The language of the law

What does it take to become a federal district judge and the longest-serving female U.S. magistrate judge in the District of Puerto Rico? For Camille L. Vélez-Rivé, AB ‘89, many skills can be traced back to her time as an Arts & Sciences undergrad.

The Hon. Camille L. Vélez-Rivé, United States District Judge for the District of Puerto Rico. (Photo: Ivonne Carlo)

Camille L. Vélez-Rivé first learned of WashU as a child in Puerto Rico. Her father, Dr. Enrique Vélez-García, was admitted to the Barnes-Jewish Hospital training program in 1960 for his medical internship, residency, and fellowship, and the family lived in St. Louis while he studied. She said it was unusual in those days for someone from the island to train at WashU. 

“My father became the first licensed hematologist and oncologist in Puerto Rico, and, in that way, his education at WashU not only had a huge impact on our family but on Puerto Rico as well,” she said.

When it came time for Vélez-Rivé and her twin sister, Lizette, to choose a university, they followed in the footsteps of their father and older brother, Enrique, who’d headed to St. Louis three years earlier to study on the Danforth (then Hilltop) campus.

By then, Vélez-Rivé was already learning her third language. She grew up speaking Spanish at home, learning English in school, and was introduced to French as a young girl by her father. WashU offered a study abroad program that allowed students to spend a year in Paris, which appealed to Vélez-Rivé and her sister, who also attended WashU.

A French major with a business minor, Vélez-Rivé said the patience and persistence she needed to become proficient in a third language — including writing a thesis in French while studying abroad — were some of the key skills she needed to become a judge. Her language training also taught her to listen and consider things from diverse perspectives, an essential ability when hearing two sides of an argument in a courtroom.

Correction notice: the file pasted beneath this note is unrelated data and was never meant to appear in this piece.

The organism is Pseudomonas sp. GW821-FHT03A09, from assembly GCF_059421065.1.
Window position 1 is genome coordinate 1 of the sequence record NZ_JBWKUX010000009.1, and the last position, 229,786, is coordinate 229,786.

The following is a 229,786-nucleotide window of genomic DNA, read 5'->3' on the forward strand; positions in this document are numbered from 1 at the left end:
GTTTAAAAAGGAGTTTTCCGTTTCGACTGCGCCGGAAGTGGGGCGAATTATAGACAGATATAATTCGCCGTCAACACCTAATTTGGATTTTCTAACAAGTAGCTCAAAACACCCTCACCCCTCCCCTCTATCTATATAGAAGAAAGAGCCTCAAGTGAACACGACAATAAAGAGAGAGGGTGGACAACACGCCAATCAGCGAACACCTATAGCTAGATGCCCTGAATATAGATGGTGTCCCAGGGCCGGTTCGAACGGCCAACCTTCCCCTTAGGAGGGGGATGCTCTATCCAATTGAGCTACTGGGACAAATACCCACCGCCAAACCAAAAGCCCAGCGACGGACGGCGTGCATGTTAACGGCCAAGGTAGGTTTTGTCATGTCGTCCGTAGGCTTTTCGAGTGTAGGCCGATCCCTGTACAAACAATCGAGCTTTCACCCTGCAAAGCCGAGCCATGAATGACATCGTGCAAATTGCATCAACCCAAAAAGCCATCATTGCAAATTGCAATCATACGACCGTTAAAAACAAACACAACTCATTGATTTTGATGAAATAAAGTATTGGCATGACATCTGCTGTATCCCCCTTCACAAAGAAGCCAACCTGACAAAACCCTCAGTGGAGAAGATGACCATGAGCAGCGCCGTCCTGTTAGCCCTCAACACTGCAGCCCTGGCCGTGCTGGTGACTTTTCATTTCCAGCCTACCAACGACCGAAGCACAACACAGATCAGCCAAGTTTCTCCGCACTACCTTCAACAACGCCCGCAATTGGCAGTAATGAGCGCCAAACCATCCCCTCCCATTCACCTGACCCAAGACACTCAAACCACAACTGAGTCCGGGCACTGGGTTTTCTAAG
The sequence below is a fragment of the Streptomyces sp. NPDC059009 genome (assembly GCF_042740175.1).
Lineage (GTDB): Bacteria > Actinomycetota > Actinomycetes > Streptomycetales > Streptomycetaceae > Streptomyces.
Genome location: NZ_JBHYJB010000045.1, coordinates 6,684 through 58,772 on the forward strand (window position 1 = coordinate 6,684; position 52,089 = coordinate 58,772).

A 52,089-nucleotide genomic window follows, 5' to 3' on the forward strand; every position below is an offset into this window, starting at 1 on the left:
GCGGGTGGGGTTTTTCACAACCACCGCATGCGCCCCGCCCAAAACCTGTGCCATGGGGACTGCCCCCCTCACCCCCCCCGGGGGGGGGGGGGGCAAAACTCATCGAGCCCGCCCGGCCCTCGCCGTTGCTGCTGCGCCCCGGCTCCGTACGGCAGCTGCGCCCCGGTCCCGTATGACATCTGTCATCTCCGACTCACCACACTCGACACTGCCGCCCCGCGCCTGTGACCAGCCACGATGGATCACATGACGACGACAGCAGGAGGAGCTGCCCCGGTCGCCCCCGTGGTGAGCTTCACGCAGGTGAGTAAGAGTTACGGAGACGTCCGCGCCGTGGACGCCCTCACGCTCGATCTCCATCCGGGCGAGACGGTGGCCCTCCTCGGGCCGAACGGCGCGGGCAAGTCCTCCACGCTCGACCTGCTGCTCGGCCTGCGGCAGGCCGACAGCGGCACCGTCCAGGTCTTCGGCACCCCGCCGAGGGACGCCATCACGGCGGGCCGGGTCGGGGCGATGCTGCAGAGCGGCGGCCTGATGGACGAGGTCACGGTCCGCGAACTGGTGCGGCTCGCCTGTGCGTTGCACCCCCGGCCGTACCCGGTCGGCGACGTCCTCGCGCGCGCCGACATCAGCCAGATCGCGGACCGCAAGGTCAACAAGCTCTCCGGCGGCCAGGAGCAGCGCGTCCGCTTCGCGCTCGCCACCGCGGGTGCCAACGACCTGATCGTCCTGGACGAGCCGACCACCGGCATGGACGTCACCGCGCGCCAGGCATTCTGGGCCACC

She also credits her time in St. Louis and Paris with nurturing her independence, a critical trait for a judge. “Judicial independence means you have to persevere,” she said. “You have to be very sure of yourself without being influenced by anyone.”

From WashU, Vélez-Rivé returned to Puerto Rico for law school. After clerking for now-retired Puerto Rico Supreme Court Associate Justice Francisco Rebollo-López, she went into private practice and worked in civil litigation. Like her father, whose work improved public health across the island, Vélez-Rivé ultimately decided she wanted to give back as a public servant. She became an assistant U.S. attorney in Puerto Rico, doing several years of criminal appellate work before moving to the civil division.

Veléz-Rivé (left) with her twin sister, Lizette, during their study abroad year in Paris.

In 2004, Vélez-Rivé was appointed a U.S. magistrate judge, a position she occupied for more than 18 years — the longest a female judge in Puerto Rico has held that role. In December 2022, President Biden commissioned her as a federal district judge, making her the fifth woman in Puerto Rican history to receive the honor.

“Success for me did not happen from one day to the next,” she said. “It took many years of hard work, sacrifices, and overcoming obstacles in both my personal and my professional lives to get to where I am today.”

Those challenges included navigating her two-year-old daughter’s leukemia diagnosis and treatment right after she was appointed magistrate judge. “One thing I am very proud of is that I was able to balance my personal life with my professional life,” she said. “I was able to do everything. I don’t know how, but I’m very proud of that.”

Today, the family’s WashU legacy continues. Vélez-Rivé’s daughter María Elisa Aguiló is now an Arts & Sciences undergraduate studying cognitive neuroscience and Italian. Vélez-Rivé is pleased her daughter has found a home in the same rich learning environment that nurtured her family over the decades.

“As good as the WashU education was 35 years ago, I think it’s even better today,” she said. The diversity of the Arts & Sciences curriculum provided an ideal launching pad for a career in public service. “I had a very well-rounded education that gave me the tools and knowledge to succeed in law.”